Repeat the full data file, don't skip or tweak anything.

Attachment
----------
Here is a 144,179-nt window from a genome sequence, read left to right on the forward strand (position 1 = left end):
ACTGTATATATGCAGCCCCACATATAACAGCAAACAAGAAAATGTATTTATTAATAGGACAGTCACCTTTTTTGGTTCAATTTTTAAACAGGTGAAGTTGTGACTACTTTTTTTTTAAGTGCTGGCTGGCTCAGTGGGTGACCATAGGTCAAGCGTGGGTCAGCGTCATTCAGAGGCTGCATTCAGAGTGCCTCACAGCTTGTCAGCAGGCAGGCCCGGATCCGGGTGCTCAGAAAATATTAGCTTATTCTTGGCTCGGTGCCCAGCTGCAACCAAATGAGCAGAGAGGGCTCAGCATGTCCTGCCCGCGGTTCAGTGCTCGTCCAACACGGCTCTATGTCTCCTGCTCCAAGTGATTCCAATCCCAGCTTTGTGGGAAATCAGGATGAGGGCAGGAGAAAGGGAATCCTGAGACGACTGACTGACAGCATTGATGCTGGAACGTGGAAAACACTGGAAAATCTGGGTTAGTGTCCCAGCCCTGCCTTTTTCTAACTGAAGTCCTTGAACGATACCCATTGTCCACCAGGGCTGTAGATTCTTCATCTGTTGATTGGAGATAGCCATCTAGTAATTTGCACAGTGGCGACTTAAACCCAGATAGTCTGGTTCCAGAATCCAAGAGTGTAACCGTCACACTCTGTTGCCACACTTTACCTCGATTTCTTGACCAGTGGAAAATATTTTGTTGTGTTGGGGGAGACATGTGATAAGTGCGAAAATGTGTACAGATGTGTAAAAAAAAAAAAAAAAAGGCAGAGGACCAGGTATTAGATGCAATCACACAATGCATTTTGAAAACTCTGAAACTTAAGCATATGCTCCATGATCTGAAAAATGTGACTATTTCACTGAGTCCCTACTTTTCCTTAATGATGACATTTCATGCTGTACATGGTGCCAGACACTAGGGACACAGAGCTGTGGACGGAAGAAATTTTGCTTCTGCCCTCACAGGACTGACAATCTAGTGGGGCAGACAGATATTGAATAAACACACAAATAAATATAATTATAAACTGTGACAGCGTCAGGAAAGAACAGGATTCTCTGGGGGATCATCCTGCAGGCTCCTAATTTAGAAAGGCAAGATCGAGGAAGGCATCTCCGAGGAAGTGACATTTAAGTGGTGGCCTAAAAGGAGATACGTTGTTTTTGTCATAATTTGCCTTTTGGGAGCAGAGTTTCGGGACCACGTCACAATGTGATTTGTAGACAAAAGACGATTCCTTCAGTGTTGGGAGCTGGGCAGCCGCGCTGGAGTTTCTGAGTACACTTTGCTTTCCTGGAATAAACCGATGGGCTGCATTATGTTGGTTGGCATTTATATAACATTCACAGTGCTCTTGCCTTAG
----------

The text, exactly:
Here is a 144,179-nt window from a genome sequence, read left to right on the forward strand (position 1 = left end):
ACTGTATATATGCAGCCCCACATATAACAGCAAACAAGAAAATGTATTTATTAATAGGACAGTCACCTTTTTTGGTTCAATTTTTAAACAGGTGAAGTTGTGACTACTTTTTTTTTAAGTGCTGGCTGGCTCAGTGGGTGACCATAGGTCAAGCGTGGGTCAGCGTCATTCAGAGGCTGCATTCAGAGTGCCTCACAGCTTGTCAGCAGGCAGGCCCGGATCCGGGTGCTCAGAAAATATTAGCTTATTCTTGGCTCGGTGCCCAGCTGCAACCAAATGAGCAGAGAGGGCTCAGCATGTCCTGCCCGCGGTTCAGTGCTCGTCCAACACGGCTCTATGTCTCCTGCTCCAAGTGATTCCAATCCCAGCTTTGTGGGAAATCAGGATGAGGGCAGGAGAAAGGGAATCCTGAGACGACTGACTGACAGCATTGATGCTGGAACGTGGAAAACACTGGAAAATCTGGGTTAGTGTCCCAGCCCTGCCTTTTTCTAACTGAAGTCCTTGAACGATACCCATTGTCCACCAGGGCTGTAGATTCTTCATCTGTTGATTGGAGATAGCCATCTAGTAATTTGCACAGTGGCGACTTAAACCCAGATAGTCTGGTTCCAGAATCCAAGAGTGTAACCGTCACACTCTGTTGCCACACTTTACCTCGATTTCTTGACCAGTGGAAAATATTTTGTTGTGTTGGGGGAGACATGTGATAAGTGCGAAAATGTGTACAGATGTGTAAAAAAAAAAAAAAAAAGGCAGAGGACCAGGTATTAGATGCAATCACACAATGCATTTTGAAAACTCTGAAACTTAAGCATATGCTCCATGATCTGAAAAATGTGACTATTTCACTGAGTCCCTACTTTTCCTTAATGATGACATTTCATGCTGTACATGGTGCCAGACACTAGGGACACAGAGCTGTGGACGGAAGAAATTTTGCTTCTGCCCTCACAGGACTGACAATCTAGTGGGGCAGACAGATATTGAATAAACACACAAATAAATATAATTATAAACTGTGACAGCGTCAGGAAAGAACAGGATTCTCTGGGGGATCATCCTGCAGGCTCCTAATTTAGAAAGGCAAGATCGAGGAAGGCATCTCCGAGGAAGTGACATTTAAGTGGTGGCCTAAAAGGAGATACGTTGTTTTTGTCATAATTTGCCTTTTGGGAGCAGAGTTTCGGGACCACGTCACAATGTGATTTGTAGACAAAAGACGATTCCTTCAGTGTTGGGAGCTGGGCAGCCGCGCTGGAGTTTCTGAGTACACTTTGCTTTCCTGGAATAAACCGATGGGCTGCATTATGTTGGTTGGCATTTATATAACATTCACAGTGCTCTTGCCTTAG